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As young women grow up and enter the working world, their femininity can be a valuable asset in advancing their careers — but this is not expressed. 

Instead, women feel they must stifle their womanhood in order to excel in male-dominated workspaces. 

Richard says feminine insight is incredibly valuable in business and that by leaning into this part of themselves women can enhance the qualities exhibited by men rather than replicate them.

“When we all think the same, we are exquisitely vulnerable in business because we cannot identify the threats and the opportunities and the weakness,” he tells us.

Namaste spent many years working in a top security company prior to establishing her and Richard’s business and feels that embodying her femininity in a predominately male firm advanced her career more than recreating masculinity would have.


“The reason why they recognized [my potential] wasn't because I put my foot down and said, 'Value me as a woman,'" she says, “It was because I was being feminine.”

By encouraging daughters to embrace the feminine aspects of themselves that are sometimes ridiculed or diminished, parents can raise women who enter the workplace with a sense of confidence and inherent power that is not at odds with their male counterparts.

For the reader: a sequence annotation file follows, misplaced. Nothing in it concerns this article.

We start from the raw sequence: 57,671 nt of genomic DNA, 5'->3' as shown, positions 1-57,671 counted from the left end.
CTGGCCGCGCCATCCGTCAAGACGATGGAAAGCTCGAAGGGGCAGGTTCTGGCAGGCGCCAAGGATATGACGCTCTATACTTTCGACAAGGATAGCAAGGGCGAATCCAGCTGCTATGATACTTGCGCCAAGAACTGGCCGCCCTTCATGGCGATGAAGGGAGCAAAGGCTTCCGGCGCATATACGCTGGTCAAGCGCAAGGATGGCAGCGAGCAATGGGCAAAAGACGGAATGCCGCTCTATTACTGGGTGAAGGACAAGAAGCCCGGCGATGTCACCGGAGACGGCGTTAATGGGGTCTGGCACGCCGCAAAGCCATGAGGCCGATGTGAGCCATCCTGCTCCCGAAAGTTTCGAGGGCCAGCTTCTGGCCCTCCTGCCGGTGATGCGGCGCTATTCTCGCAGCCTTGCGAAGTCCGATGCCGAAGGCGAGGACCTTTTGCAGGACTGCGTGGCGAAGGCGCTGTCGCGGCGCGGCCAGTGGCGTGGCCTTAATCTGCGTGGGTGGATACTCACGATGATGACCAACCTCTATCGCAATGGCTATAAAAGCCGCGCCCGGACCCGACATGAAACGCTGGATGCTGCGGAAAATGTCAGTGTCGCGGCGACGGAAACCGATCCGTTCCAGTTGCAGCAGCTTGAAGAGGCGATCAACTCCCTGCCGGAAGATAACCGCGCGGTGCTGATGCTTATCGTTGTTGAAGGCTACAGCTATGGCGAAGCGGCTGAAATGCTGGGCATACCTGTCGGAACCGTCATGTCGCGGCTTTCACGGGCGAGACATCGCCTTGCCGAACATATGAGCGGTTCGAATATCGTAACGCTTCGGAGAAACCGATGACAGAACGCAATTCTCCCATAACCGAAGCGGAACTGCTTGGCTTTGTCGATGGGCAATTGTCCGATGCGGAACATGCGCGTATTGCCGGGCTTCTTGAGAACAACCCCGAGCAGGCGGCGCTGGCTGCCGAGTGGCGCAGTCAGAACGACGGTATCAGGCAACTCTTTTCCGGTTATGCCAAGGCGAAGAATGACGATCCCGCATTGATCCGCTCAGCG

In their work with couples, Richard and Namaste Moore often see how the battle of the sexes creates cracks in the foundations of relationships. 



“What I’m finding [when working with women] is that so often they are approaching it from a place of, ‘My womanhood is a liability to me.’” Namaste says. 

This is possibly a belief passed down to daughters by their parents who, in an effort to protect them from the threats women face, mistakenly discourage girls from embracing girlhood.

“I would say that this internalized belief becomes a self-fulfilling prophecy where they don’t believe that being a woman is valuable,” Namaste says.

Through their work, they have encountered women who have inadvertently sought out situations or relationships where their femininity is not valued. 


This can complicate things for women who are pursuing relationships with men. When they're so accustomed to replicating masculinity, women can feel betrayed in inevitable moments of sensitivity and vulnerability.